The US announced sanctions Monday against two Chinese officials for “serious human rights abuses” against Uyghur Muslims, a step coordinated with allies including the European Union, Canada and the United Kingdom, which imposed sanctions on the same individuals and others, the Treasury Department said.
The announcement was part of a broader show of unity by the US and its international allies, all voicing condemnation for Beijing’s repression of Uyghur Muslims and other ethnic minorities in Xinjiang province.
In a carefully orchestrated series of statements, the US and allies in Europe, North America and the Asia Pacific created a unified show of force, announcing sanctions and issuing condemnations seemingly meant to isolate and pressure Beijing. The EU announced its own sanctions, followed by the US designations and then a joint statement from US Secretary of State Antony Blinken and the foreign ministers of the so-called Five Eyes intelligence alliance made up of the US, the UK, Australian, Canada and New Zealand.
“The evidence, including from the Chinese Government’s own documents, satellite imagery, and eyewitness testimony is overwhelming. China’s extensive program of repression includes severe restrictions on religious freedoms, the use of forced labor, mass detention in internment camps, forced sterilizations, and the concerted destruction of Uyghur heritage,” the joint statement said. All five countries had taken action alongside the EU, the statement said.
The US designated Wang Junzheng, the Secretary of the Party Committee of the Xinjiang Production and Construction Corps, and Chen Mingguo, Director of the Xinjiang Public Security Bureau. “These individuals are designated pursuant to Executive Order (E.O.) 13818, which builds upon and implements the Global Magnitsky Human Rights Accountability Act and targets perpetrators of serious human rights abuse and corruption,” the Treasury Department said.
“Chinese authorities will continue to face consequences as long as atrocities occur in Xinjiang,” said the Treasury Department’s Director of the Office of Foreign Assets Control Andrea M. Gacki. “Treasury is committed to promoting accountability for the Chinese government’s human rights abuses, including arbitrary detention and torture, against Uyghurs and other ethnic minorities.”
Blinken described the Chinese campaign against Uyghurs as genocide.
“Amid growing international condemnation, the PRC continues to commit genocide and crimes against humanity in Xinjiang,” Blinken said in a statement, using the acronym for the People’s Republic of China. “The United States reiterates its calls on the PRC to bring an end to the repression of Uyghurs, who are predominantly Muslim, and members of other ethnic and religious minority groups in Xinjiang, including by releasing all those arbitrarily held in internment camps and detention facilities.”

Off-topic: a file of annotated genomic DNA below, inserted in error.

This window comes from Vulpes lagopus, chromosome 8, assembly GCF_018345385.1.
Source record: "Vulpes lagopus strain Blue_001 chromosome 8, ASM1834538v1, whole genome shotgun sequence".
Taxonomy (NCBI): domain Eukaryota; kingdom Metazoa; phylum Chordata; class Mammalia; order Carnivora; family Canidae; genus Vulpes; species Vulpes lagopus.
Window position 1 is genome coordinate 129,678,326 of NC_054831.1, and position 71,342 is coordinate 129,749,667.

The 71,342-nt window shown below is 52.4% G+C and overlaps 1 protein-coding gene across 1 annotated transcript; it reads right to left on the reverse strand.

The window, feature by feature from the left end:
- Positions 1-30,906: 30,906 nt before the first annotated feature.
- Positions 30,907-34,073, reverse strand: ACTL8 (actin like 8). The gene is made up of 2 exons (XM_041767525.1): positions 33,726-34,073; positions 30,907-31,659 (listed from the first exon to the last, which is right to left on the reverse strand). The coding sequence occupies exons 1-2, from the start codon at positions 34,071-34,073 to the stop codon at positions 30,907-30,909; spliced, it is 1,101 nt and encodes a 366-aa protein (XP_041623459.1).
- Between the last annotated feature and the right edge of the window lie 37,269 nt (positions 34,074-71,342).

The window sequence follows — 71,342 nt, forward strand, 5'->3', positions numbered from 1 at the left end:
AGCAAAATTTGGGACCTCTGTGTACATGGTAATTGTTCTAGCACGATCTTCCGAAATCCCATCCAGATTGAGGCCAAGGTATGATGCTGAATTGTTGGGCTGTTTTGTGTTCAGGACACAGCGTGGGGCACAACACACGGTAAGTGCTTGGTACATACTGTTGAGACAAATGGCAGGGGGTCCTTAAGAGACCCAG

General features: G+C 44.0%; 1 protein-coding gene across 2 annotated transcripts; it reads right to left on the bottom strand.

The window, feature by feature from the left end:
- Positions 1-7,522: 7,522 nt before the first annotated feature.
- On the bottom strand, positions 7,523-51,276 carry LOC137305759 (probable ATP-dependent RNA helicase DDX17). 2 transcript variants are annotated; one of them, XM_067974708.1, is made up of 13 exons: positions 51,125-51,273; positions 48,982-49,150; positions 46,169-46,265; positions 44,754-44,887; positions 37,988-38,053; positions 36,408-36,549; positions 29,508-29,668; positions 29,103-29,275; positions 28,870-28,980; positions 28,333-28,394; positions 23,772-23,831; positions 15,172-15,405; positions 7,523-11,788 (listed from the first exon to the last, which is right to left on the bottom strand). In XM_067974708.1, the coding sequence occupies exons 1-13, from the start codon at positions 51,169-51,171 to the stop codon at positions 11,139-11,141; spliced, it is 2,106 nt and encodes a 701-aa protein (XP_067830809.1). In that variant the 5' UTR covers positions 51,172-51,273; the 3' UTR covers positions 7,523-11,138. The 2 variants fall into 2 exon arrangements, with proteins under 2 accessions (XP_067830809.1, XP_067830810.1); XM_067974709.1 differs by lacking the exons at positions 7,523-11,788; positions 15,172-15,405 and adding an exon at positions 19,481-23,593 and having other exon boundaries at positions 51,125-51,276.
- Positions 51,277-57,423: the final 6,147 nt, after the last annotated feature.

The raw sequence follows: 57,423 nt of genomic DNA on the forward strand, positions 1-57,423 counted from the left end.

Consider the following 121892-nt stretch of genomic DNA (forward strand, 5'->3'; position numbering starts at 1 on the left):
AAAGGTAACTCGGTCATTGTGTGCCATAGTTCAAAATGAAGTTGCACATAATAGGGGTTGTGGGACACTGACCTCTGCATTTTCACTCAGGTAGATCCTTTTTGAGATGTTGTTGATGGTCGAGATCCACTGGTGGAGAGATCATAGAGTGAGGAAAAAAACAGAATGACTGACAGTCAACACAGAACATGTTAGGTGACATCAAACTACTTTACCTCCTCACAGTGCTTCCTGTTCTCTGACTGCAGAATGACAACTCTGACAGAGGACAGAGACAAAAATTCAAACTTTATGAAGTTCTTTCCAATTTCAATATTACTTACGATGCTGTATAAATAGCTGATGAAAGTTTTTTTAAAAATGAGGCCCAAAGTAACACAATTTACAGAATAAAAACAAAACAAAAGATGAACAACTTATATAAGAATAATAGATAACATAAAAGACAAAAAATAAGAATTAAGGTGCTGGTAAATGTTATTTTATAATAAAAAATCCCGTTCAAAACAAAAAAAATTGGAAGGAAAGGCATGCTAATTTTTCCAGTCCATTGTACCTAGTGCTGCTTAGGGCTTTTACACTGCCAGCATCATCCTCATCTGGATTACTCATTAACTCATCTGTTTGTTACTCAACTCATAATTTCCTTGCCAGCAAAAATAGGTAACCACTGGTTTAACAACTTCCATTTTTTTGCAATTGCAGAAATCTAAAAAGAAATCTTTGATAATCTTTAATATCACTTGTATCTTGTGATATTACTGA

The coordinated sanctions announcement comes days after a heated clash between Blinken, National Security Adviser Jake Sullivan and senior Chinese officials prompted by US objections to Beijing’s human rights abuses, its territorial aggression and coercive economic practices.
Blinken emphasized last week that the US was also expressing the concerns of allies, and indicated that going forward, Washington would act in concert with them as well, an approach that US officials say is more effective than targeting China one-on-one.
On Monday, he said that the US had “taken this action today in solidarity with our partners in the United Kingdom, Canada, and the European Union … These actions demonstrate our ongoing commitment to working multilaterally to advance respect for human rights and shining a light on those in the PRC government and CCP responsible for these atrocities.”
The Treasury Department said in a statement that, “complementary actions using these global human rights sanctions regimes enable likeminded partners to form a unified front to identify, promote accountability for, and disrupt access to the international financial system by those who abuse human rights.”
Also Monday, The US announced a second set of coordinated sanctions with the European Union, designating to sanction Myanmar military officials and two military units for its violent repression of democratic protests there.
And in a dramatic display of international solidarity against repressive Chinese practices, diplomats from more than two dozen countries gathered Monday to try to gain access to a Chinese court Monday as detained Canadian Michael Kovrig went on trial in Beijing on espionage charges. They were denied.